Witness - Southampton Joiners. 3rd May 2001

How good is this? When Sedgy asked me if I wanted to go and see a mate's band, Velvet Town (who incidentally, were very good), at our local legendary music venue I readily agreed. Despite not knowing who would be headlining. After all, many luminaries of the music scene have lightened the doors of the Joiners and there's always the chance you could stumble across the future of rock & roll. 

Its not a 100% risk-free prospect however, amongst the signed posters of the likes of Coldplay, JJ72, Hefner etc that line the walls of the bar is one scrawled on by Toploader. Ouch. 

So imagine the delight of realising it was to be Witness! A band who, with "Before the Calm", had produced one of the two top albums of all time. Nice one. 

They opened their first gig for a year with the familiar chiming chords of "Scars" which sounded as beautiful as it does on the LP but a lot louder with the three-pronged guitar treatment it was given. As with the whole set, Gerard's rhythm guitar allowed Dylan to get all melodic on our collective ass with his bass. 

A couple of songs in and we get to hear some new material from the forthcoming LP which, judging by by the live interpretations hint towards a higher ratio of beats per minute. "Here's One For You" was particularly moving. The title track "Under A Sun" and "You Are All My Own Invention" (which I'm led to believe will be a single) both gave Ray a chance to show just what can be done with a guitar if you have the genius gene and, particularly the latter, rocked out nicely and truly connected with the punters in the intimate surroundings. It was just unfortunate that such a well crafted, emotive and exquisitely delivered songs were not to be heard by more people in the half-full (or half-empty - depending on your psychological profile) room. 

The highlight of the set, in my opinion, was "Still" which was, perhaps surprisingly, played fairly early on. I'm afraid I don't know enough superlatives to pay it justice. Its the most affectingly fragile song that I have ever heard. That was the sound of a hundred hearts breaking in the audience that accompanied it. Mr. Langley could probably have put his sticks down and we would have kept percussion with our rupturing aorta as Gerard's plaintive vocals start to soar and the music swells up, engorged with the kind of soul that most bands can only have wet dreams about. When stuff is this good it amazes me that we're actually allowed to just walk into a shop and buy it or watch at a gig. It's a privilege.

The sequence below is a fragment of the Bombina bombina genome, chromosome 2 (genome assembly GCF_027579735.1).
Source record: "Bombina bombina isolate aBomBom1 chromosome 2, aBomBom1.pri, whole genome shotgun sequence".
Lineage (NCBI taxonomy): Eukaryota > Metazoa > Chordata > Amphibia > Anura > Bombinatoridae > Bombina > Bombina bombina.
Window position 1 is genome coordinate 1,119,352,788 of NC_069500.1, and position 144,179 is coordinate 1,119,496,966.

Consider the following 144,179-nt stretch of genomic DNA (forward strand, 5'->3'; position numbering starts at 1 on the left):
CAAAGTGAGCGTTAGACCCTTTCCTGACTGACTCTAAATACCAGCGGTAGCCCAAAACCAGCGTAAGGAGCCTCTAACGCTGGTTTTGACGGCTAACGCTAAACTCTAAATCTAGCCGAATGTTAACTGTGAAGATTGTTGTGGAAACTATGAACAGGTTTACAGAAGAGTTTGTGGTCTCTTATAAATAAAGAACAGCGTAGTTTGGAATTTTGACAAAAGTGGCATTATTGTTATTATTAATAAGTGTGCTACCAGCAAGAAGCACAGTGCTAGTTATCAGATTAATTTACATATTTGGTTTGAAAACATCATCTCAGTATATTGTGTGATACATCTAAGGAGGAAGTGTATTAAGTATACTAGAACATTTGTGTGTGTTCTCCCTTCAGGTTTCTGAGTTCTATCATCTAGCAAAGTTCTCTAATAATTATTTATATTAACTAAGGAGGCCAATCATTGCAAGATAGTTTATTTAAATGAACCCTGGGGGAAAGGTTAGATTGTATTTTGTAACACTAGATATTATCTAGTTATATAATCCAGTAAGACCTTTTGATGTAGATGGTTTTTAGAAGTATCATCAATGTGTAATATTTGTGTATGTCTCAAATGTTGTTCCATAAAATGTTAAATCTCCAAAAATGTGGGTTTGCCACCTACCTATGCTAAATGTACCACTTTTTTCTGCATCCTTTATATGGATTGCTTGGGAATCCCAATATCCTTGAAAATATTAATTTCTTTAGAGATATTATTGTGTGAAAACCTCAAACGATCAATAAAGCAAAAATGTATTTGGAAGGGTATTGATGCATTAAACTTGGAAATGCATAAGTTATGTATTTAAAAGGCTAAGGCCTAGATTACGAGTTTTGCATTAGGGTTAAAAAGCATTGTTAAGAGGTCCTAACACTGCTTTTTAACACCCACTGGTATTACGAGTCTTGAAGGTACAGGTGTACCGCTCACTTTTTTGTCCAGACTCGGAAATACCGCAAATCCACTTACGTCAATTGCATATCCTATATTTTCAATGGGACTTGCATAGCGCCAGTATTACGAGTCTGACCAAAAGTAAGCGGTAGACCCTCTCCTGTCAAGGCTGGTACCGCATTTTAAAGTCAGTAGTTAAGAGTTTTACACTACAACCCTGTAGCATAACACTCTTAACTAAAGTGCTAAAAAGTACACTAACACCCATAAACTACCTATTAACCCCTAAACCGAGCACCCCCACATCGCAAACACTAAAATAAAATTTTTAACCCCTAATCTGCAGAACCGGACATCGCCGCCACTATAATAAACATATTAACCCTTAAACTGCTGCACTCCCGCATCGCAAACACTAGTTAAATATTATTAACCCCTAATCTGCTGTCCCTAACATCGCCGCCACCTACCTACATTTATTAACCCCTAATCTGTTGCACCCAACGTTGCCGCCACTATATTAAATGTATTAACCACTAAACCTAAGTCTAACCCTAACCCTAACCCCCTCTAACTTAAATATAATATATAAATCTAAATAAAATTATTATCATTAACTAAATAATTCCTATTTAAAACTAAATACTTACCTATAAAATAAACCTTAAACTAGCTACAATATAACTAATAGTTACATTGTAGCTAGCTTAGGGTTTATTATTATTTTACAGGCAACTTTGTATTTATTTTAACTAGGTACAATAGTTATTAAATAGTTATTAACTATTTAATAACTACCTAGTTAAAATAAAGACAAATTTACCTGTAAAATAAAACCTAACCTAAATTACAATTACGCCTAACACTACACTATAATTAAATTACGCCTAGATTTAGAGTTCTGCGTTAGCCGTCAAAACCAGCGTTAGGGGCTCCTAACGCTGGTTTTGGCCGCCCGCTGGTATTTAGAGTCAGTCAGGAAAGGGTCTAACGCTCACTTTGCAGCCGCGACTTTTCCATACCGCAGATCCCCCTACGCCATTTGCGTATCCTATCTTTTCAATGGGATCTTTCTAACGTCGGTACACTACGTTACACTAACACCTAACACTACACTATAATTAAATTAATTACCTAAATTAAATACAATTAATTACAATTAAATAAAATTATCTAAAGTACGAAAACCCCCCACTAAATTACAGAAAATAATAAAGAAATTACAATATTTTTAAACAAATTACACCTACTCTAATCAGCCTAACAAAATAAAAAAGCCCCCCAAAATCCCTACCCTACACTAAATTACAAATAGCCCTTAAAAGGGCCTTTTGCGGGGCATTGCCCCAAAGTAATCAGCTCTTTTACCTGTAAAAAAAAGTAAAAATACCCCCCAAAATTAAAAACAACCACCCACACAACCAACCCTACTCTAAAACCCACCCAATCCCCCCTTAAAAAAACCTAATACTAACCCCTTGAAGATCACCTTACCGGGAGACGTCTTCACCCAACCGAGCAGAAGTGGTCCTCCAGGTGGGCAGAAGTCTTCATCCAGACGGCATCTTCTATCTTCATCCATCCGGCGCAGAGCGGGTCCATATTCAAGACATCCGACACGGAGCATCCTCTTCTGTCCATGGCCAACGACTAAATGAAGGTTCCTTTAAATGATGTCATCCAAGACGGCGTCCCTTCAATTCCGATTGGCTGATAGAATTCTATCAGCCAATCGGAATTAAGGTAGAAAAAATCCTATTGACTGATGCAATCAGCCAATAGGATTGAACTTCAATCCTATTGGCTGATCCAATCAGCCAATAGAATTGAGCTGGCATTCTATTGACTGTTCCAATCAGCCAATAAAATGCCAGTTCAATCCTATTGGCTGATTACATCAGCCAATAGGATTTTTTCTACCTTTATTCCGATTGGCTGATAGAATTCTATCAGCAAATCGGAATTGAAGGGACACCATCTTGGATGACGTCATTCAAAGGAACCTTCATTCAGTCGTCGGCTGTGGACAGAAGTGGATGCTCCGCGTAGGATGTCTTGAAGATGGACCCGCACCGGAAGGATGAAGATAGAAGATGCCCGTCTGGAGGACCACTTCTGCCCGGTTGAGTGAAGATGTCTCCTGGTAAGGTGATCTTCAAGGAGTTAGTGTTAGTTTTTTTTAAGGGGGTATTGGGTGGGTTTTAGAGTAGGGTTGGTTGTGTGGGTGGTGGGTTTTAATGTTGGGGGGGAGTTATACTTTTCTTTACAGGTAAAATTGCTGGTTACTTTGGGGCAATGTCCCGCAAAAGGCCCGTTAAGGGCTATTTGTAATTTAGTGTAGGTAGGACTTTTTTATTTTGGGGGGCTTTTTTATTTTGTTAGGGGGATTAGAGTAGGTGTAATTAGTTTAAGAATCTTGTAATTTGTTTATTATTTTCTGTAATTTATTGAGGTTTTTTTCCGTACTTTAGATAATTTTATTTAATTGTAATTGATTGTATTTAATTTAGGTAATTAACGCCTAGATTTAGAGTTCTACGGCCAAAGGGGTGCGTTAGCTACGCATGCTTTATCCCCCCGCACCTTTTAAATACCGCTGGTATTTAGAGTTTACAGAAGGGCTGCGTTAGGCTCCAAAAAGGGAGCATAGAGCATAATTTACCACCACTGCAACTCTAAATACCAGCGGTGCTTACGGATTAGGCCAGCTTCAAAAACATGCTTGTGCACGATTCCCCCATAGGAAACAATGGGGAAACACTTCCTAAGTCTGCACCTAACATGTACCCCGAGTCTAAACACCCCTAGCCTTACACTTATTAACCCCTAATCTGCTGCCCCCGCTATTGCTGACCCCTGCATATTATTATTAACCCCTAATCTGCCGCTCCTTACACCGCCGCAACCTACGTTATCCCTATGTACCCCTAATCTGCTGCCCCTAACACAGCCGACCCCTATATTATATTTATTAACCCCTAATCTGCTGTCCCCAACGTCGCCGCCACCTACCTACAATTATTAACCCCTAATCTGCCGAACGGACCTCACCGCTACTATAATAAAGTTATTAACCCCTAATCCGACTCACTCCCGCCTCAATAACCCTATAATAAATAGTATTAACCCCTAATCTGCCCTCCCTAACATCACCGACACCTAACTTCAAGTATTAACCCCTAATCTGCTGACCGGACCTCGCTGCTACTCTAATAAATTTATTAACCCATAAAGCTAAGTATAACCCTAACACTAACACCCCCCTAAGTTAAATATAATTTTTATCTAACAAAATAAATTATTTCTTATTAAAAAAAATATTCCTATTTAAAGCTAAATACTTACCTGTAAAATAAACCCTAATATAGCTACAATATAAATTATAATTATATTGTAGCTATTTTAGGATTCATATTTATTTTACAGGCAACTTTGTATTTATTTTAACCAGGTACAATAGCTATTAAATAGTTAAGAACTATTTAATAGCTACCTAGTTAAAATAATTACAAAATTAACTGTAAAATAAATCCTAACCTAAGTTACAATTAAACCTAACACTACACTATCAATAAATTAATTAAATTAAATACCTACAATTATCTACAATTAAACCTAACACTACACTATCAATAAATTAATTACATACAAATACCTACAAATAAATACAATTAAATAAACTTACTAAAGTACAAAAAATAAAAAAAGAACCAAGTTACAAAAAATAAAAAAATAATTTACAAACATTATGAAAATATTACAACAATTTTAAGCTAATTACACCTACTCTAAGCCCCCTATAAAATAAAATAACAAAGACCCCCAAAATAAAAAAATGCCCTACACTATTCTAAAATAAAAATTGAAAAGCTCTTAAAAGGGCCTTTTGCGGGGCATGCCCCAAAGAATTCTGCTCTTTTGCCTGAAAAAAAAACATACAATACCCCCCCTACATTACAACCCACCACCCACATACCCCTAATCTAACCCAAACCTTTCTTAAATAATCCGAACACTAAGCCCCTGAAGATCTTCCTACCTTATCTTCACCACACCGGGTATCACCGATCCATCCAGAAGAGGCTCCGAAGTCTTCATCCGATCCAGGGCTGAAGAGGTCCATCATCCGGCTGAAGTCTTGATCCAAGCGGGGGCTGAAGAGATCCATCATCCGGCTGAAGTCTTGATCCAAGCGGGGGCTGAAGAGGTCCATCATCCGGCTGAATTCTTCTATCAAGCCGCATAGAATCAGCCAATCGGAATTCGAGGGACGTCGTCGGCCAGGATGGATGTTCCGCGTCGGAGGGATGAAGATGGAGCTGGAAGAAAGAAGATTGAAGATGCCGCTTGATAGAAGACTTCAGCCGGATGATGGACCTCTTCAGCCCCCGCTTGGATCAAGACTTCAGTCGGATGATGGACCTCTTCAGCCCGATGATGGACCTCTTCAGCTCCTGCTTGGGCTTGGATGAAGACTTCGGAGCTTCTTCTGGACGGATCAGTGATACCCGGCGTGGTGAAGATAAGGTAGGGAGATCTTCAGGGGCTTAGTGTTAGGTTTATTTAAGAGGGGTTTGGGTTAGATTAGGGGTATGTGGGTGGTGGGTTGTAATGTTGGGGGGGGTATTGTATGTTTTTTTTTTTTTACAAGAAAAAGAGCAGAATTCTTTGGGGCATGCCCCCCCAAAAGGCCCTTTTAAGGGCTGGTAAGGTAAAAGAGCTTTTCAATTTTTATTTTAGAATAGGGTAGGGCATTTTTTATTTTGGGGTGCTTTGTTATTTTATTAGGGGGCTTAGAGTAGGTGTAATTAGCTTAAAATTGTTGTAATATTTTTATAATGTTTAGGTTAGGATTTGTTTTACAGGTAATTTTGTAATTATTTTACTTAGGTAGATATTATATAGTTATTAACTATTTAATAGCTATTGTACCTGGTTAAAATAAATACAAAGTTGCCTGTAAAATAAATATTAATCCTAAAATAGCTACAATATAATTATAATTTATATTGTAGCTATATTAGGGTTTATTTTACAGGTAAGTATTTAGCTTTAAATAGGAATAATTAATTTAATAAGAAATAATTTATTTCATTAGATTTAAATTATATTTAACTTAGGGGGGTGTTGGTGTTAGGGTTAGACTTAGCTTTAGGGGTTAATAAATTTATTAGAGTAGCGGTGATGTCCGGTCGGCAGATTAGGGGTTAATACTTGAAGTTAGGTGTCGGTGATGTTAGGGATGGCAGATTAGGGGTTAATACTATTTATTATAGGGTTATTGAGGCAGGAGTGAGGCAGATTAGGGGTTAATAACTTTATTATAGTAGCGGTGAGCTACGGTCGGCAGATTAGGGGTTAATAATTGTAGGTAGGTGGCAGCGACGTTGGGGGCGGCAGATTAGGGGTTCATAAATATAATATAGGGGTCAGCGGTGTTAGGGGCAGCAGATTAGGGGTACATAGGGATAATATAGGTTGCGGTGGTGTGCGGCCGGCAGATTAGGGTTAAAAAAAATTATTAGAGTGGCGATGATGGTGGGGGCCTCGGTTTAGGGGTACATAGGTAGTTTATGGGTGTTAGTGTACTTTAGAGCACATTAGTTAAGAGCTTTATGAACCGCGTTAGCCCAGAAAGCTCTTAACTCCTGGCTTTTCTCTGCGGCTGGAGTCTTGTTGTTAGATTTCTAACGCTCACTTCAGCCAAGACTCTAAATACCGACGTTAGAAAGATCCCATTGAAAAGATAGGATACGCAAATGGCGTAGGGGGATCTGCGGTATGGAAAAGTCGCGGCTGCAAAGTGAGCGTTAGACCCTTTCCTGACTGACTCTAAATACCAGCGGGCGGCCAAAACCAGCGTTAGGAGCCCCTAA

When they finished with a brilliant version of "Freezing Over Morning" I told Gerard that the odd tear had been known to escape my eye when I listened to "Still" and he apologized, saying he didn't mean to upset me. I reassured him that it was more to do with the workings of my own head that it got such a response but in retrospect I've changed my mind. What does he expect when he sings "put your shaking hand in mine, like you're a part of me, like you're actually a part of me..." in such a manner? Lyrically, I find it to be a very positive song but, I can assure you, its a good soundtrack to unrequited love. To grief. To losing your hair. To losing your hair. To losing your mind. Its also a damn fine Sunday morning comedown song - a hangover cure, because it always makes you feel better. I think I'll put it on in the morning. I can also honestly say that Dylan is the nicest bloke in the world after we had a post-gig chat and thats saying something - I've met Aidan Moffat!


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